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Dentistry/air abrasion


Hi Dr. Spindel,
-What do you think about the new micro-dentistry technique that uses air abrasion to prepare teeth for fillings?  Advertised as,'Minimally invasive, with reduced risk of chipping & fractures, requiring less anesthesia, and quicker & quieter', it sounds like a better alternative to the traditional metal drill.
-I also wonder about its use of aluminum particles, sprayed towards tooth surfaces. Is using a rubber dam, eye wear, and suctioning adequate protection for the patient? (Since aluminum exposure is a risk factor for Alzheimer's).

Dear Mary

Air abrasion has been around for a while. It's use has decreased in popularity since it is messy and their is some concern about the aluminum particles. I think if it is used properly it is safe, but for  those looking for a drill free experience, now dentists have lasers that they can use for small cavity preparations. The problem is that drills are still probably the best way to make extensive preparations that need precise shaping (crown preparations for example) I must confess that I personally have not used air abrasion or a laser to cut teeth, so I am not an expert in their use.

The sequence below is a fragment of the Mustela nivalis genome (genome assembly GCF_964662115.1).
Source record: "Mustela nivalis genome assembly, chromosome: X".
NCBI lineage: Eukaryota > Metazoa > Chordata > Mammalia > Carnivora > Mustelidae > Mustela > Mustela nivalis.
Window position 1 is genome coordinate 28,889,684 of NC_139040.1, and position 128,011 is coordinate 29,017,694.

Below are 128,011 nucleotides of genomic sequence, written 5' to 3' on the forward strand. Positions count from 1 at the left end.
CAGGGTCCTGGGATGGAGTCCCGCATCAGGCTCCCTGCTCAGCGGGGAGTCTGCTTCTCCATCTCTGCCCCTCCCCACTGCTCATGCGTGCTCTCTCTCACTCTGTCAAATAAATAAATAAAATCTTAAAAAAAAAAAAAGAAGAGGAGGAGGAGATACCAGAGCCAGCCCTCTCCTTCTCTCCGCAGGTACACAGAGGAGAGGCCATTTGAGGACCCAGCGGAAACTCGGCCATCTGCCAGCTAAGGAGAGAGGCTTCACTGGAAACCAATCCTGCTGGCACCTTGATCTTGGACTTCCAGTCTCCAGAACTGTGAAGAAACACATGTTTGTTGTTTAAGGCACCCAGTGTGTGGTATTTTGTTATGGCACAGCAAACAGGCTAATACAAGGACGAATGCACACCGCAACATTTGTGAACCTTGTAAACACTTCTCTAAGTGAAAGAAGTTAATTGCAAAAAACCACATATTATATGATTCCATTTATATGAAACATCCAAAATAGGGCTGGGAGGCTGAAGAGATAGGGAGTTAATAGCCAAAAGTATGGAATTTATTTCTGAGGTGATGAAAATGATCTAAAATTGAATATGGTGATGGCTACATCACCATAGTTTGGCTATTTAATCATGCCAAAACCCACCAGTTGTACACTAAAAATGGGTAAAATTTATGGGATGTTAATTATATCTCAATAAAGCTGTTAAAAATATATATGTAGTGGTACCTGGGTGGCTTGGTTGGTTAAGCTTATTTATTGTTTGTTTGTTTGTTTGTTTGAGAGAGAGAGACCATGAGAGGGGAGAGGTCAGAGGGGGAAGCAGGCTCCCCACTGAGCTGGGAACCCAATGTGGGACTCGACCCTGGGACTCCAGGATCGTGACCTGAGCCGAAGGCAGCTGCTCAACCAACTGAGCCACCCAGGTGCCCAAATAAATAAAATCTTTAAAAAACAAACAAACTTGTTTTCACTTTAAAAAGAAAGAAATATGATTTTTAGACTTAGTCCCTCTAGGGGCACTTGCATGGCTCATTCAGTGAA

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Lawrence Spindel DDS,


Cosmetic Dentistry, Endodontics, General Dentistry, Preventive Dentistry, Comprehensive Dental Care


Former Clinical Instructor of Comprehensive Dentistry, and Prosthodontic Department New York University School of Dentistry. Also former instructor of Preventive Dentistry Columbia University School of Dentistry.

Ask Dr Spindel Dental Blog also numerous articles on (over 100 pages of original content)

1980 DDS New York University College of Dentistry 1981 GPR Manhattan VA Hospital

Awards and Honors
OKU 1980 Honor Society 1980 Long Island Academy of Odontology award for highest combined Academic and Clinical Achievement.
In 1997 he was elected to Fellowship into the International Academy for Dental Facial Esthetics

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